Devotion in Motion: Speaking of lifelong friends

24 ¶ A man who has friends must himself be friendly,

But there is a friend who sticks closer than a brother.

Proverbs 18:24 (NKJV)

By Bro. John L. Cash

Denise is my lifelong friend who’s been with me from the very beginning.

We first met when we started kindergarten together back in the fall of 1966. When we got older, we sat side by side in the band hall. (We both played baritone horn.)

When we were in high school, we were part of a classroom reenactment of the assassination of Julius Caesar. She was Brutus and I was Julius Caesar. She stabbed me with a straightened-coat-hanger-sword and we had it rigged with a flexible tube so it when in my stomach and out my back. I bled Campbell’s tomato soup on the linoleum floor. It was terribly impressive.

When Denise and I first began our friendship, I had a hard time understanding anything she said. They have a fancy name for everything now, and I think today the speech pathologist would say that she had “difficulties in fluency.” Back in the old days, we all just said that Denise “couldn’t talk plain.”

I saw Denise last October, and she reminded me of this fact. “It really wasn’t grammatical at all. I mean now we’d say, ‘She couldn’t speak plainly.’ But back then, people just “couldn’t talk plain. That’s just the way it was.”

There was a child in our kindergarten class who could understand Denise perfectly and was able to interpret. One day I heard out music teacher “Miss Pat” respond to something that Denise had just told her. “So, Denise, you’re saying that you watched Popeye this morning?” she exclaimed.

The speech-interpretation-kid shook her head. “Miss Pat, Denise said that this morning she got a spider bite.” (Denise was telling the truth. Her arm had a bump on it as big as a walnut. Nowadays you’d probably rush your kid to the ER, and they’d have to have $40,000 worth of micro-surgery. But back then we had great parents who knew what to do at home. Really, they were brilliant doctors. Probably her mom put calamine or something on it and then sent her to school. And Denise was just fine. We always wound up just fine.)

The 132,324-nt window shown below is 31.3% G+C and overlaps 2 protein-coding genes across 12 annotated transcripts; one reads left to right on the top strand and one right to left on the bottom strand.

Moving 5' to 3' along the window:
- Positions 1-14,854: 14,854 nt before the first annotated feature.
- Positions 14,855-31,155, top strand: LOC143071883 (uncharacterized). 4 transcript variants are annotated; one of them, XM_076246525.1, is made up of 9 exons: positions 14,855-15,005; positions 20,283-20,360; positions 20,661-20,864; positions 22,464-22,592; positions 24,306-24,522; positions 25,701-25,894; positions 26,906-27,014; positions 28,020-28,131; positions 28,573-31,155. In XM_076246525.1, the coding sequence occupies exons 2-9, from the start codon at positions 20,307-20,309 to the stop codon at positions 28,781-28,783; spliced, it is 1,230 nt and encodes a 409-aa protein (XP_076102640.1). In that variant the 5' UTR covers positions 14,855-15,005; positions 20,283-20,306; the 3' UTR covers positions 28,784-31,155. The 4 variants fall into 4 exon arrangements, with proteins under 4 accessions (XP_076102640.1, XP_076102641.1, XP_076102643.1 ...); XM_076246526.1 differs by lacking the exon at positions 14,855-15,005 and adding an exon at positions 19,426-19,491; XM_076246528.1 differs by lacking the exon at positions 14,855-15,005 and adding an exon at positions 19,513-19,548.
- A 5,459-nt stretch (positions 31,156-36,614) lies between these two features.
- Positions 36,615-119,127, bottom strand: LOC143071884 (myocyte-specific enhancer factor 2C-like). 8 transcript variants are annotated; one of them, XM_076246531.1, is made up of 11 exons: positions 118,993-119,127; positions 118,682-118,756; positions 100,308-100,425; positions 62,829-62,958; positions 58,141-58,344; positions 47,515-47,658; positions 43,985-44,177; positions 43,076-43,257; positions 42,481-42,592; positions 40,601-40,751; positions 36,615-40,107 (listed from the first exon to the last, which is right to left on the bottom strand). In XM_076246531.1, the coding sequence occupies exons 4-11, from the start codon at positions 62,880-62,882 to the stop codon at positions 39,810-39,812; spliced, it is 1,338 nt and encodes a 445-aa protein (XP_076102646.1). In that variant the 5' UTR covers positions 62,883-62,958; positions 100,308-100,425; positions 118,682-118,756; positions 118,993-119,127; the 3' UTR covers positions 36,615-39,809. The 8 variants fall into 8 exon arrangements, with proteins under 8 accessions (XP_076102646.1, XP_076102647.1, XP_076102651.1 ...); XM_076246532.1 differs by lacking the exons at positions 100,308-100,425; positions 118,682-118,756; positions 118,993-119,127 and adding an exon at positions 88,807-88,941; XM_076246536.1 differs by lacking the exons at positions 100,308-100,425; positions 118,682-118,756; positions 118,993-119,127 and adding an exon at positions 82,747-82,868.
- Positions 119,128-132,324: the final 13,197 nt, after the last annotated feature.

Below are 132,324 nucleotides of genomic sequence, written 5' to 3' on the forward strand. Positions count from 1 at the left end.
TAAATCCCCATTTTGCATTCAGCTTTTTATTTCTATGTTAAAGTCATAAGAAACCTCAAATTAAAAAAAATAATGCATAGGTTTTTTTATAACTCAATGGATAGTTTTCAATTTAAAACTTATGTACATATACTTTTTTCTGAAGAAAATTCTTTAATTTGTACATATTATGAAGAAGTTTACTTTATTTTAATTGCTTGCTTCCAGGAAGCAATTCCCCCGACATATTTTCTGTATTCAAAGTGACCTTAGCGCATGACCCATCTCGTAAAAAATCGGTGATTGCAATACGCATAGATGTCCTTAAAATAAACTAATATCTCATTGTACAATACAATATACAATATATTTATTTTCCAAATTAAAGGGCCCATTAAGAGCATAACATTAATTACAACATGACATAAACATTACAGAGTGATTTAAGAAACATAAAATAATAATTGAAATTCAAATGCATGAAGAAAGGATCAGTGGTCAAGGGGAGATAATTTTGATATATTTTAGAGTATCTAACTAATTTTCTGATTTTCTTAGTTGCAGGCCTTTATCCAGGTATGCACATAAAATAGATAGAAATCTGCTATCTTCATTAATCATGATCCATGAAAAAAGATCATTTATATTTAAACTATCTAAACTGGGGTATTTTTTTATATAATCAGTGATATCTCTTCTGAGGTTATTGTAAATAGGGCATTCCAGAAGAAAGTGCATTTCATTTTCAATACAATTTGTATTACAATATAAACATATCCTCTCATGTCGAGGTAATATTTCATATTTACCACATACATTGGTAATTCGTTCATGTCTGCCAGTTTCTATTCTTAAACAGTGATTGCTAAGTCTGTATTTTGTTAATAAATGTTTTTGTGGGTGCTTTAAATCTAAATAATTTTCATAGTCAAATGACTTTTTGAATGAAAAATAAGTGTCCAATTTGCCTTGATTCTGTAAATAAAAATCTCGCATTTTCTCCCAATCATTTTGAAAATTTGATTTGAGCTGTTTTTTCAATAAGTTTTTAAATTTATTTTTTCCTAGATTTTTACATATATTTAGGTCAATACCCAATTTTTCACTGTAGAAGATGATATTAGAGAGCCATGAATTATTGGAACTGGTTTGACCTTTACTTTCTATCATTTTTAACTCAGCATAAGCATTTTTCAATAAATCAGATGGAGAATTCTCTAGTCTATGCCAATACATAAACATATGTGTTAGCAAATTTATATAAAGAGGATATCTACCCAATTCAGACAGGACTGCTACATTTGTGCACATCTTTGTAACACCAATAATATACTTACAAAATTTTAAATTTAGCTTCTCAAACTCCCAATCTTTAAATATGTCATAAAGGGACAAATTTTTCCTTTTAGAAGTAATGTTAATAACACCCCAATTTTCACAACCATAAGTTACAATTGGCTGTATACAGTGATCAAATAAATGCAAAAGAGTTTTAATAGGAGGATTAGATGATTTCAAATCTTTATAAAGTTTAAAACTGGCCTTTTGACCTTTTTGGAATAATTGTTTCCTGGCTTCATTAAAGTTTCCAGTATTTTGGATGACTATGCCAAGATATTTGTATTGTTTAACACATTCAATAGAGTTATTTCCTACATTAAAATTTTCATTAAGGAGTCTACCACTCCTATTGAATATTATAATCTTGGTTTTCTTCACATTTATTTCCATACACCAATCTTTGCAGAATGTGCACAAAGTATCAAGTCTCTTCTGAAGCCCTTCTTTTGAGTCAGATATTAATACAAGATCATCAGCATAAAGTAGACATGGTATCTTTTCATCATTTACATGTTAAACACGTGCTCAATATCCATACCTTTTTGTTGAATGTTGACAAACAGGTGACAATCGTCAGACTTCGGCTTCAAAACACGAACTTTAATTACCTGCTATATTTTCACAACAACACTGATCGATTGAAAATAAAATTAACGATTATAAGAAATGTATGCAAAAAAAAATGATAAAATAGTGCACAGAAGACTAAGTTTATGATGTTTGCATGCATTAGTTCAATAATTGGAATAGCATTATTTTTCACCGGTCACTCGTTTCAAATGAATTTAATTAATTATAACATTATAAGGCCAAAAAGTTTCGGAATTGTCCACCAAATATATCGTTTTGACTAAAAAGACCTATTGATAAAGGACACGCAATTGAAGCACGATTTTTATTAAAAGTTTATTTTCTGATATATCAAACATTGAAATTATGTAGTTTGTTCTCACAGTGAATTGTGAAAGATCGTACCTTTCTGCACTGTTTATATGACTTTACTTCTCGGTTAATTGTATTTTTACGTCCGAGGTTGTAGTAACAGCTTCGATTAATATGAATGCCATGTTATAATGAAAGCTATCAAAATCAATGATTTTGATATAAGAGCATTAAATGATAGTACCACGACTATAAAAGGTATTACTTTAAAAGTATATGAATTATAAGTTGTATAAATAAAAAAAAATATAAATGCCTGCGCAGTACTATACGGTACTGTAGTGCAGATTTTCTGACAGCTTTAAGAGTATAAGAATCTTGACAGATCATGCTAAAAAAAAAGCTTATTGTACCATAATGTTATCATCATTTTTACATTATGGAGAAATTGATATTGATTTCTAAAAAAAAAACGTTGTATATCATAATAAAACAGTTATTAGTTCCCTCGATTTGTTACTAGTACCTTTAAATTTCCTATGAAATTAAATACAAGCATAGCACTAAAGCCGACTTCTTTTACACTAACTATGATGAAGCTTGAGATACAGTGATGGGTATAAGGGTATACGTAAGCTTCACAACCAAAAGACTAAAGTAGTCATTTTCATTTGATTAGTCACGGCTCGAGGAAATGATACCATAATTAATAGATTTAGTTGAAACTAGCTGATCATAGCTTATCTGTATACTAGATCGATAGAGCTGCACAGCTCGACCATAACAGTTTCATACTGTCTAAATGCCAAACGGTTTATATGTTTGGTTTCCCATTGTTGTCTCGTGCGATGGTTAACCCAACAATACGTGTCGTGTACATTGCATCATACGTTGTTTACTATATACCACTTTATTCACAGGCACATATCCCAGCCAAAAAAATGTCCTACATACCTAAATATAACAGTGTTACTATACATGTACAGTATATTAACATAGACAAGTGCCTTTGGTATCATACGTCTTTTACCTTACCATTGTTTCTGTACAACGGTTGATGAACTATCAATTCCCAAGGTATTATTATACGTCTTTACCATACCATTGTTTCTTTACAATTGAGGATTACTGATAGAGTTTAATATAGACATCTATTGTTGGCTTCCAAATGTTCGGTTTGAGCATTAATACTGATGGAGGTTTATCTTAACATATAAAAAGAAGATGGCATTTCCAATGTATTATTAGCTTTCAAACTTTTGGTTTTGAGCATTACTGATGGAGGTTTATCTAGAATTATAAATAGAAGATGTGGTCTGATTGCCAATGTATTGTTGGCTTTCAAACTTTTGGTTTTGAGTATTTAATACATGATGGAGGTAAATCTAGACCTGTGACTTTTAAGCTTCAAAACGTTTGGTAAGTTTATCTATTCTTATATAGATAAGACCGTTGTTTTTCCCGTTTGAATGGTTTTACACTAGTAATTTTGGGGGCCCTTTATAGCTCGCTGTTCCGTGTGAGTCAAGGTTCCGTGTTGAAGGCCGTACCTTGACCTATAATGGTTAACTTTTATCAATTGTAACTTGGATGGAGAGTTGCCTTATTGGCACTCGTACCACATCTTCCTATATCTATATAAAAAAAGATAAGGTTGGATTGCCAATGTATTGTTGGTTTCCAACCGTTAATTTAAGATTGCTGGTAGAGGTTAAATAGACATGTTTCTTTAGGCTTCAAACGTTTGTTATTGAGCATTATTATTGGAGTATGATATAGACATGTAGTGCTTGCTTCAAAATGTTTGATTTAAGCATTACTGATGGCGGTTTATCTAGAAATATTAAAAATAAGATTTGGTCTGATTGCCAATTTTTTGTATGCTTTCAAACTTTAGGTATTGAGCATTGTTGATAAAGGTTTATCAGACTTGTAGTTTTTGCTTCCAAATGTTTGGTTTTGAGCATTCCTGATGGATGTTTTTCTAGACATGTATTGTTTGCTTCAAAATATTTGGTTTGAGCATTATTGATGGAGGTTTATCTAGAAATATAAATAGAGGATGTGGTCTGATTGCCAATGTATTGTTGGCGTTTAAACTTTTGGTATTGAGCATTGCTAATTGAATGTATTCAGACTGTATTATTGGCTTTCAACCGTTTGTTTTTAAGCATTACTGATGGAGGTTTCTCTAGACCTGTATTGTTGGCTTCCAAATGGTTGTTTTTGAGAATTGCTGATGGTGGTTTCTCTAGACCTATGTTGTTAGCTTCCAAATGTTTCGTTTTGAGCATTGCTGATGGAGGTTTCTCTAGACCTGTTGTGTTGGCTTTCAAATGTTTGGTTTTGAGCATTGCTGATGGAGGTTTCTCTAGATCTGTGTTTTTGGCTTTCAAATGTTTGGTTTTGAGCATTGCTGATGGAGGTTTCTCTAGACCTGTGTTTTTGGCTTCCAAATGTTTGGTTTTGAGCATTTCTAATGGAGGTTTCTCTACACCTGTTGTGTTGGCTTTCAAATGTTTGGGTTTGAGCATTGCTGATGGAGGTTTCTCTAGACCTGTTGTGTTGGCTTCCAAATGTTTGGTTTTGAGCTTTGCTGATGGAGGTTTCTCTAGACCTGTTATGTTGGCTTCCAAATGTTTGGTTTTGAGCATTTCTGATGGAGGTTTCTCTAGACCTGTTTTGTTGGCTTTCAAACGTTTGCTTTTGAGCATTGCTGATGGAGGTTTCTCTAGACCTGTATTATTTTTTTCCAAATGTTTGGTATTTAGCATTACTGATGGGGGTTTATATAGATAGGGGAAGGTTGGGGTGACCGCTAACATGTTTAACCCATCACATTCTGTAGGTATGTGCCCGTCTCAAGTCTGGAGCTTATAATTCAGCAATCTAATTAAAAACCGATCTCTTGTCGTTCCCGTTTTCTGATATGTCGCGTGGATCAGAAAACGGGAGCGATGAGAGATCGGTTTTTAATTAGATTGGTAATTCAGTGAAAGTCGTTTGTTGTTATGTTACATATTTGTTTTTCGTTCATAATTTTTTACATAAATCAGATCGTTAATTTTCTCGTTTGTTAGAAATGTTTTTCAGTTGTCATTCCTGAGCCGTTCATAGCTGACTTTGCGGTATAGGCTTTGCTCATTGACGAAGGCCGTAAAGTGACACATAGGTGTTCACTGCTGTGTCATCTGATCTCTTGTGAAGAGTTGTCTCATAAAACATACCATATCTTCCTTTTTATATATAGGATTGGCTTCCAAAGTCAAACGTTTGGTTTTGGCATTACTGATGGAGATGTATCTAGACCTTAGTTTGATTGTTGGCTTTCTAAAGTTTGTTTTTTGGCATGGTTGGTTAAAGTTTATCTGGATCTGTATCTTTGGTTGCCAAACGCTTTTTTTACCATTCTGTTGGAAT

Let’s skip forward a full twelve months. Denise and I were both in the first grade. We attended the same Buerkle Street Elementary and our rooms were side-by-side. Despite the close proximity, we might as well have been on different continents. We had different classrooms, different teachers, different lunchtimes, and different recesses. We didn’t see each other for ages.

That is, until Mrs. Thompson and Mrs. Shireman decided that the two 1st grade classes should get together to learn how to square-dance. (This was a total of 70 kids. Teachers back then were sturdy and brave.)  I’ll never forget when Denise and I laid eyes on one another.  We ran and hugged each other (even though you weren’t supposed to do this at school.) She said, “Hi, John!  What have you been doing?” The amazing thing was that she said it just that clearly.

I embraced her again and said, “Denise!  You can talk!” She said, “Yes. I’ve been going to Speech.” And so our friendship became just that much better. It’s easier to be close friends when you can converse freely.

Throughout our lives, Denise always explained the situation the same way. “When I was a kid I couldn’t talk plain. That’s because my sister, Rhonda, taught me how to talk. And Rhonda couldn’t talk plain, either.”

I told you this story today just because it’s a fun story to tell. And it always makes me happy to remember those times, and to tell it all one more time. But truth be told, there’s a spiritual lesson in the story, also. It reminds me of something that the Lord Jesus said.  “If the blind lead the blind, they will both fall into the ditch.”

Some people are good patterns to follow. St. Paul was such a good example that he told the church, “Imitate me, just as I also imitate Christ.” (1 Corinthians 11:1). But people like that are pretty few and far between, so you’ve got to be careful.

One thing’s for certain, you’ll never fall in a ditch when you’re following the Lord Jesus. So let’s make that our goal this week.

(By the way, this story has a double happy ending.  Rhonda grew up and learned to “talk plain” too! 😊)

Dr. John L. Cash is the “Country Preacher Dad.” He was raised in Stuttgart, Arkansas, and has spent the last 34 ½ years being a country preacher in the piney woods five miles south of the little town of Hickory, Mississippi. He’s currently on a sabbatical from the preaching ministry, and is an English teacher at the Choctaw Tribal School.   He and his lovely wife, Susan, live in a brick house in town (where the paper-lady puts The Meridian Star under the garage door every morning.)  You can send him a note at brotherjohn@ilovechurchcamp.com .

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